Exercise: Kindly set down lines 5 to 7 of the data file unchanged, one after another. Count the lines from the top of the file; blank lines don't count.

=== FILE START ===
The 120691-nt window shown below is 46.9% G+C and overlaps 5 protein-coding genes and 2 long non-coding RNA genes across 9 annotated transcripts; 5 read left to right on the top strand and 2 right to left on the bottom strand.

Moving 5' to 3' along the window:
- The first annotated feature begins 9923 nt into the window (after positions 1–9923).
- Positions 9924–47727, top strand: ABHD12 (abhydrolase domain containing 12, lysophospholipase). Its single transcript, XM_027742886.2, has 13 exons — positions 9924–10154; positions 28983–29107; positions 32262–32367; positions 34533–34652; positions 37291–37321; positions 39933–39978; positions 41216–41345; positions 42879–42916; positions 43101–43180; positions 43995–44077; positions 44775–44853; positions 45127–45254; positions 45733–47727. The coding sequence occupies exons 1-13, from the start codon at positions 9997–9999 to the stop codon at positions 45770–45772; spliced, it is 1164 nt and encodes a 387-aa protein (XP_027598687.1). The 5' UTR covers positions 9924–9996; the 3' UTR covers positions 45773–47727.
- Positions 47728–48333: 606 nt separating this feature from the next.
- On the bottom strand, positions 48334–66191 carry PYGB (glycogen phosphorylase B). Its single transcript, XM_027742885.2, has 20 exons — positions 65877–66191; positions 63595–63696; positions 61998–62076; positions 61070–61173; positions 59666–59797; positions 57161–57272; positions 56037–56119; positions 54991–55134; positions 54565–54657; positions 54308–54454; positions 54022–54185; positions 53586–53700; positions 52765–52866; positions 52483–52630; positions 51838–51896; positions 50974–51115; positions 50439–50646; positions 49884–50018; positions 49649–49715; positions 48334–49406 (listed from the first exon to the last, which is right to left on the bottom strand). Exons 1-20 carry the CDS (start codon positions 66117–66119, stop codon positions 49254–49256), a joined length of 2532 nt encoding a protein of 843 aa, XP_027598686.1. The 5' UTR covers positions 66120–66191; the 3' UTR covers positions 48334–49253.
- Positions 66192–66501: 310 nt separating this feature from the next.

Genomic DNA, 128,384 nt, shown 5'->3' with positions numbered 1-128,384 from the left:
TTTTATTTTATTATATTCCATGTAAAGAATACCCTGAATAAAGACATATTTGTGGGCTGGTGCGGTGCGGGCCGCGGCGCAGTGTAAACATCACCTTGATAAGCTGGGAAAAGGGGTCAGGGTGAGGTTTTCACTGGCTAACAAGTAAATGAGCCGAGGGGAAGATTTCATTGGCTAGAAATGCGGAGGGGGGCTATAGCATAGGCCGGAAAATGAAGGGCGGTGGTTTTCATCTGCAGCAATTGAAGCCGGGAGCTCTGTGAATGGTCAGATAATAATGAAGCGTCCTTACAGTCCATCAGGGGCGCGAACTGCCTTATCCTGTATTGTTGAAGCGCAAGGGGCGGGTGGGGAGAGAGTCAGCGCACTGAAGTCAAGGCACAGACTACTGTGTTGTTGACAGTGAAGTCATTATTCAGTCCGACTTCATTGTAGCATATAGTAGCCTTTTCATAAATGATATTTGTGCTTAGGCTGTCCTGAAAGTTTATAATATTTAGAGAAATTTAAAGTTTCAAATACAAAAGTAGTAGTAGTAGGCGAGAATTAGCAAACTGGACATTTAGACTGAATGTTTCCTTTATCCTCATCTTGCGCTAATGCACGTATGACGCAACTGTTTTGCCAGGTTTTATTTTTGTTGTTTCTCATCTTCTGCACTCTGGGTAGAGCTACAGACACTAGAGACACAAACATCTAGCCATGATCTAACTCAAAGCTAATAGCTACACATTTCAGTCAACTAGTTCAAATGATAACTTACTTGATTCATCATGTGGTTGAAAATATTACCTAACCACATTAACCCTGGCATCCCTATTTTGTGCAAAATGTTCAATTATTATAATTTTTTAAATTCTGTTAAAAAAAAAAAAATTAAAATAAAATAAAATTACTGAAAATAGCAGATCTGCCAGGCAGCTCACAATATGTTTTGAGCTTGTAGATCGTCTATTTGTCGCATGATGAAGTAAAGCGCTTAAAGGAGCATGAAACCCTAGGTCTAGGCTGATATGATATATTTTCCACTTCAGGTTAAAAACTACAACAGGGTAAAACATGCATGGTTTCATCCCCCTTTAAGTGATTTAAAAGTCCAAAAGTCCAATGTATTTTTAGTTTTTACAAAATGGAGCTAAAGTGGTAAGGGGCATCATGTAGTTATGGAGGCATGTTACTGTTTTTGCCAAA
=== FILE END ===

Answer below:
- Positions 47728–48333: 606 nt separating this feature from the next.
- On the bottom strand, positions 48334–66191 carry PYGB (glycogen phosphorylase B). Its single transcript, XM_027742885.2, has 20 exons — positions 65877–66191; positions 63595–63696; positions 61998–62076; positions 61070–61173; positions 59666–59797; positions 57161–57272; positions 56037–56119; positions 54991–55134; positions 54565–54657; positions 54308–54454; positions 54022–54185; positions 53586–53700; positions 52765–52866; positions 52483–52630; positions 51838–51896; positions 50974–51115; positions 50439–50646; positions 49884–50018; positions 49649–49715; positions 48334–49406 (listed from the first exon to the last, which is right to left on the bottom strand). Exons 1-20 carry the CDS (start codon positions 66117–66119, stop codon positions 49254–49256), a joined length of 2532 nt encoding a protein of 843 aa, XP_027598686.1. The 5' UTR covers positions 66120–66191; the 3' UTR covers positions 48334–49253.
- Positions 66192–66501: 310 nt separating this feature from the next.